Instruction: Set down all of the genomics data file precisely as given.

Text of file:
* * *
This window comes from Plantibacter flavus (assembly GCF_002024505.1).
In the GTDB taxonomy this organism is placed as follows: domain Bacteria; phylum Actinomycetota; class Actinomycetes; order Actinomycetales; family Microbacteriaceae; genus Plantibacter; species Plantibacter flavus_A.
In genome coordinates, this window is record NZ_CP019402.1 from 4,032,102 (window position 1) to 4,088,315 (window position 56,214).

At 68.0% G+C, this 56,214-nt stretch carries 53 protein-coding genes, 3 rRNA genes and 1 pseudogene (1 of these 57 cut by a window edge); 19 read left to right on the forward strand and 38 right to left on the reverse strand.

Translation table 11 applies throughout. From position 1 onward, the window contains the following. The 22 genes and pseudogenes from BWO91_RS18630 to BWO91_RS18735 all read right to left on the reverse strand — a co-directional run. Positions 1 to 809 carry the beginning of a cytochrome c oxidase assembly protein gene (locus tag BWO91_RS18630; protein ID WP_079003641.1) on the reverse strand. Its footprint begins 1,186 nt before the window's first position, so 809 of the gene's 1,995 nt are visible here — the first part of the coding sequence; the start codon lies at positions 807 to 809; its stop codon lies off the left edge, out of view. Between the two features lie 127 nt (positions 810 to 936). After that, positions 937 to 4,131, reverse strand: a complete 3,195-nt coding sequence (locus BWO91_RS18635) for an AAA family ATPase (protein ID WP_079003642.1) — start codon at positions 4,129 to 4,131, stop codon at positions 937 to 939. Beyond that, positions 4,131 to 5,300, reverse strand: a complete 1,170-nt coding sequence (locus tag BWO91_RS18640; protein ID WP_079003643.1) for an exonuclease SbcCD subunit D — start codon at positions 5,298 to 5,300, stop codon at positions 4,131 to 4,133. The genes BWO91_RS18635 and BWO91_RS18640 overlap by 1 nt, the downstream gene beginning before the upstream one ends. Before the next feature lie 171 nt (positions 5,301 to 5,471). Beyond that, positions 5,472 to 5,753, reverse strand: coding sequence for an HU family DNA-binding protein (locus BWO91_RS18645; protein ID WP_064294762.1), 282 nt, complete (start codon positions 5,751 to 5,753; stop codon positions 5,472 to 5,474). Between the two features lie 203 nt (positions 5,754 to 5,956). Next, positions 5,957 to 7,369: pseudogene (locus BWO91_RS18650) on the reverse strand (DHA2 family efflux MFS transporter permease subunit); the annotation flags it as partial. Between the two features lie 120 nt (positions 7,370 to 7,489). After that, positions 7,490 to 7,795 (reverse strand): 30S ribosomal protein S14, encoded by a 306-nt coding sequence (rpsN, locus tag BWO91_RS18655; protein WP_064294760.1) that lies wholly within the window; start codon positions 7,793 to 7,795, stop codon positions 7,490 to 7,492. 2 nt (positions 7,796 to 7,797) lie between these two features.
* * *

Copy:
This window comes from Plantibacter flavus (assembly GCF_002024505.1).
In the GTDB taxonomy this organism is placed as follows: domain Bacteria; phylum Actinomycetota; class Actinomycetes; order Actinomycetales; family Microbacteriaceae; genus Plantibacter; species Plantibacter flavus_A.
In genome coordinates, this window is record NZ_CP019402.1 from 4,032,102 (window position 1) to 4,088,315 (window position 56,214).

At 68.0% G+C, this 56,214-nt stretch carries 53 protein-coding genes, 3 rRNA genes and 1 pseudogene (1 of these 57 cut by a window edge); 19 read left to right on the forward strand and 38 right to left on the reverse strand.

Translation table 11 applies throughout. From position 1 onward, the window contains the following. The 22 genes and pseudogenes from BWO91_RS18630 to BWO91_RS18735 all read right to left on the reverse strand — a co-directional run. Positions 1 to 809 carry the beginning of a cytochrome c oxidase assembly protein gene (locus tag BWO91_RS18630; protein ID WP_079003641.1) on the reverse strand. Its footprint begins 1,186 nt before the window's first position, so 809 of the gene's 1,995 nt are visible here — the first part of the coding sequence; the start codon lies at positions 807 to 809; its stop codon lies off the left edge, out of view. Between the two features lie 127 nt (positions 810 to 936). After that, positions 937 to 4,131, reverse strand: a complete 3,195-nt coding sequence (locus BWO91_RS18635) for an AAA family ATPase (protein ID WP_079003642.1) — start codon at positions 4,129 to 4,131, stop codon at positions 937 to 939. Beyond that, positions 4,131 to 5,300, reverse strand: a complete 1,170-nt coding sequence (locus tag BWO91_RS18640; protein ID WP_079003643.1) for an exonuclease SbcCD subunit D — start codon at positions 5,298 to 5,300, stop codon at positions 4,131 to 4,133. The genes BWO91_RS18635 and BWO91_RS18640 overlap by 1 nt, the downstream gene beginning before the upstream one ends. Before the next feature lie 171 nt (positions 5,301 to 5,471). Beyond that, positions 5,472 to 5,753, reverse strand: coding sequence for an HU family DNA-binding protein (locus BWO91_RS18645; protein ID WP_064294762.1), 282 nt, complete (start codon positions 5,751 to 5,753; stop codon positions 5,472 to 5,474). Between the two features lie 203 nt (positions 5,754 to 5,956). Next, positions 5,957 to 7,369: pseudogene (locus BWO91_RS18650) on the reverse strand (DHA2 family efflux MFS transporter permease subunit); the annotation flags it as partial. Between the two features lie 120 nt (positions 7,370 to 7,489). After that, positions 7,490 to 7,795 (reverse strand): 30S ribosomal protein S14, encoded by a 306-nt coding sequence (rpsN, locus tag BWO91_RS18655; protein WP_064294760.1) that lies wholly within the window; start codon positions 7,793 to 7,795, stop codon positions 7,490 to 7,492. 2 nt (positions 7,796 to 7,797) lie between these two features.